With the partial government shutdown poised to become the longest in history, some congressional Republicans are throwing their hands up in defeat.
Senate Republicans have not had much of a role to play in the partial government shutdown, which has primarily been a stand-off between President Trump and congressional Democrats. But Sen. Lindsey Graham (R-S.C.) and some of his colleagues have been attempting to work out their own solution. Theirs would involve the government re-opening as members of Congress debate an immigration bill, with Republicans potentially throwing DACA into the mix to get Democrats on board with wall funding, reports Politico.
But on Thursday, Graham suggested he is essentially giving up and doesn't know what else he and his colleagues can do, as Politico reports his idea was a non-starter with Trump seeing as there would be no guarantee that their immigration bill would go anywhere.
"I see no path forward," Graham said, NBC reports. He added that he's "done" trying to strike a deal because "I don't know who to talk to and I don't know what else to do." He also said, per The New York Times, that when it comes to a solution, he has "never felt more depressed than I do now."
Graham wasn't the only Republican in a bad mood about the whole thing, with Sen. Susan Collins (R-Maine) saying a potential immigration deal with Democrats was essentially no more, The Washington Post reports. Don't expect this to change anytime soon, as Politico reports members of the Senate were headed home for the weekend by 2:00 p.m. Brendan Morrow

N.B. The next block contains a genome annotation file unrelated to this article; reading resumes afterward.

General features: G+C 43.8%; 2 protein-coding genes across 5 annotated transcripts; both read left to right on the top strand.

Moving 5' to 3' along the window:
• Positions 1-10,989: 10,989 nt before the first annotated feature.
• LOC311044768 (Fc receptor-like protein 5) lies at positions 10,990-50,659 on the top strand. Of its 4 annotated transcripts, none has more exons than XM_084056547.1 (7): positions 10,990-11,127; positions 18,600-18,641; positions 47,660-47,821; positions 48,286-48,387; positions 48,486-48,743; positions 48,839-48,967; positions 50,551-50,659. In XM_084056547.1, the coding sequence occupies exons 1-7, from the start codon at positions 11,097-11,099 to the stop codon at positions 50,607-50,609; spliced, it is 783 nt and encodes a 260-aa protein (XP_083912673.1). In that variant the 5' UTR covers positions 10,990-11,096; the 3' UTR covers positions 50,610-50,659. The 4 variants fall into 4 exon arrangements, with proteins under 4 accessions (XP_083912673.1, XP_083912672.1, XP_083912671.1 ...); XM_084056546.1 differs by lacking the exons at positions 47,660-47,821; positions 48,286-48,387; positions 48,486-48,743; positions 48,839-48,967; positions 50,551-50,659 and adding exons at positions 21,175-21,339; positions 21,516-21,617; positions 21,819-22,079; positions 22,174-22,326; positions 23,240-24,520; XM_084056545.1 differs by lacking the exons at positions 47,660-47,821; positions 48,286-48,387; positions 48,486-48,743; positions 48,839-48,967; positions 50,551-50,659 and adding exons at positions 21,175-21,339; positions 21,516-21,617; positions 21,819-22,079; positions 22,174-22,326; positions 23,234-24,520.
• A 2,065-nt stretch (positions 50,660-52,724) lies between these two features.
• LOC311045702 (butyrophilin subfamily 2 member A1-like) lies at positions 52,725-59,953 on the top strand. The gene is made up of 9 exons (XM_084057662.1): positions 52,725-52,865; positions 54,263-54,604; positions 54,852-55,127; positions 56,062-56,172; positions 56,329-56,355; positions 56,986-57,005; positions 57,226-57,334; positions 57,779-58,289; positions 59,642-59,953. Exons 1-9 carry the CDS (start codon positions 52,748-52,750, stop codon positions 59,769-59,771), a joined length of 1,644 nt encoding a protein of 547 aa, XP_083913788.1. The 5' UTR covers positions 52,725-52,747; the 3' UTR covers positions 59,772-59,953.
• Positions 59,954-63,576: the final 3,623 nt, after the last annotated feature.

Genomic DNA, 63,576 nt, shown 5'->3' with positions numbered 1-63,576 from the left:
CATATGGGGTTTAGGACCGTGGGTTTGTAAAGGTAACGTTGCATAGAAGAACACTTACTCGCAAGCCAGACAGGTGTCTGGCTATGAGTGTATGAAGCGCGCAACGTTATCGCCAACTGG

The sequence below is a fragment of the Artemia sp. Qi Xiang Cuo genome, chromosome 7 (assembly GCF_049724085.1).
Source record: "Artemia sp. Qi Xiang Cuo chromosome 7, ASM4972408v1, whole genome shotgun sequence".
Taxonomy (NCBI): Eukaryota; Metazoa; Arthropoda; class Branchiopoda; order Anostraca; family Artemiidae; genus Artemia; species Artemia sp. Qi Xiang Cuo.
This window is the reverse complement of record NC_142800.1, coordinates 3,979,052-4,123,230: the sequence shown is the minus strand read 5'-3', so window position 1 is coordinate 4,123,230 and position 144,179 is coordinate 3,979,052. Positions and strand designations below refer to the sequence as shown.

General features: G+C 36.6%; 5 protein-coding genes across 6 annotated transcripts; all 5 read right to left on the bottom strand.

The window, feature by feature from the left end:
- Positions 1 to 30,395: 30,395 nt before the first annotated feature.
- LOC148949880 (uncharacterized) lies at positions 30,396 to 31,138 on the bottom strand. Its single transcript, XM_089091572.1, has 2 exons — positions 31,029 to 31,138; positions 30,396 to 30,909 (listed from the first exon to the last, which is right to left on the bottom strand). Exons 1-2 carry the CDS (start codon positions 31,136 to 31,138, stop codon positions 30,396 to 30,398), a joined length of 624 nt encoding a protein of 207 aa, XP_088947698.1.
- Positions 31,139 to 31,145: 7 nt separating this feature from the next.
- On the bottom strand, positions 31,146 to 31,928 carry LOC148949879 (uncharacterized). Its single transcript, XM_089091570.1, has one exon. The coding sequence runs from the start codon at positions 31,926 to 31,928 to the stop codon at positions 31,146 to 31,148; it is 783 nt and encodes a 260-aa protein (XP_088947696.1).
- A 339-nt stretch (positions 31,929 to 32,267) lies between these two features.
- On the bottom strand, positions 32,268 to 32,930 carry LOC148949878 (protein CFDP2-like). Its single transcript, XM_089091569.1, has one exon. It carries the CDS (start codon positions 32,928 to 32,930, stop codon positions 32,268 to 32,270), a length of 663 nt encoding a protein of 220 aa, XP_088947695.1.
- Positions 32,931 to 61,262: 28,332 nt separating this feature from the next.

As some fear the partial government shutdown could stretch on through much of January, President Trump is issuing a far more dire projection.
Senate Minority Leader Chuck Schumer (D-N.Y.) told reporters Friday that in a meeting with Democrats, Trump said he's willing to leave the government in shutdown mode for "months or even years," The Washington Post's Josh Dawsey reports. This would conceivably leave nearly 800,000 federal workers without pay going into the 2020 election cycle — including, as CBS News' Kathryn Watson points out, members of Border Patrol and Immigration and Customs Enforcement. Lawmakers have clashed over funding for border security, leading to the shutdown.
Friday's meeting, it appears, brought little progress, as Schumer says Democrats again pleaded with Trump to re-open the government but he resisted. Trump continues to demand $5 billion in border wall funding, an idea that is a nonstarter with Democrats. House Speaker Nancy Pelosi told reporters that the Democrats' meeting with Trump was "lengthy" and "sometimes contentious," per CNN's Manu Raju. Trump, on the other hand, called it "very, very productive." Brendan Morrow